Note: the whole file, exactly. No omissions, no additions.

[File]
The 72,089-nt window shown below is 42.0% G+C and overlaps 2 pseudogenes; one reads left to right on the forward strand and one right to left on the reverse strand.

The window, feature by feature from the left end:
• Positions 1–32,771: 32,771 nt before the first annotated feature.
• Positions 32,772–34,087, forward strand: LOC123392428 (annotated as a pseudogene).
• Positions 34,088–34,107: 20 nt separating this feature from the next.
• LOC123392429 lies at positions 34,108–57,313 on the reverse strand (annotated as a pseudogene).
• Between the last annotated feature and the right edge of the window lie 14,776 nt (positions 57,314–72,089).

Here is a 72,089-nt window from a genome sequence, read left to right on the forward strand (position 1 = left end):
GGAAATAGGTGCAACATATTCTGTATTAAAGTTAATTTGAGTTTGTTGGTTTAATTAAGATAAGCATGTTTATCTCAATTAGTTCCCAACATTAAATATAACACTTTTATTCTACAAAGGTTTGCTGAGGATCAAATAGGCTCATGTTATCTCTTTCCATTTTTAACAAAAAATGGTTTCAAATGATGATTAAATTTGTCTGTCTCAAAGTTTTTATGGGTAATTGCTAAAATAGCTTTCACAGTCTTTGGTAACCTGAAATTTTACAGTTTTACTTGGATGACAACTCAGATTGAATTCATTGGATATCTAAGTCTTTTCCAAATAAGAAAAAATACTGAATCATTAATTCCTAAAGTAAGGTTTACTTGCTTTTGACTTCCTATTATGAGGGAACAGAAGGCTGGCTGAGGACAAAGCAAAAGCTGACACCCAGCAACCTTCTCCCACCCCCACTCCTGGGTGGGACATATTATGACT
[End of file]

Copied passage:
The 72,089-nt window shown below is 42.0% G+C and overlaps 2 pseudogenes; one reads left to right on the forward strand and one right to left on the reverse strand.

The window, feature by feature from the left end:
• Positions 1–32,771: 32,771 nt before the first annotated feature.
• Positions 32,772–34,087, forward strand: LOC123392428 (annotated as a pseudogene).
• Positions 34,088–34,107: 20 nt separating this feature from the next.
• LOC123392429 lies at positions 34,108–57,313 on the reverse strand (annotated as a pseudogene).
• Between the last annotated feature and the right edge of the window lie 14,776 nt (positions 57,314–72,089).

Here is a 72,089-nt window from a genome sequence, read left to right on the forward strand (position 1 = left end):
GGAAATAGGTGCAACATATTCTGTATTAAAGTTAATTTGAGTTTGTTGGTTTAATTAAGATAAGCATGTTTATCTCAATTAGTTCCCAACATTAAATATAACACTTTTATTCTACAAAGGTTTGCTGAGGATCAAATAGGCTCATGTTATCTCTTTCCATTTTTAACAAAAAATGGTTTCAAATGATGATTAAATTTGTCTGTCTCAAAGTTTTTATGGGTAATTGCTAAAATAGCTTTCACAGTCTTTGGTAACCTGAAATTTTACAGTTTTACTTGGATGACAACTCAGATTGAATTCATTGGATATCTAAGTCTTTTCCAAATAAGAAAAAATACTGAATCATTAATTCCTAAAGTAAGGTTTACTTGCTTTTGACTTCCTATTATGAGGGAACAGAAGGCTGGCTGAGGACAAAGCAAAAGCTGACACCCAGCAACCTTCTCCCACCCCCACTCCTGGGTGGGACATATTATGACT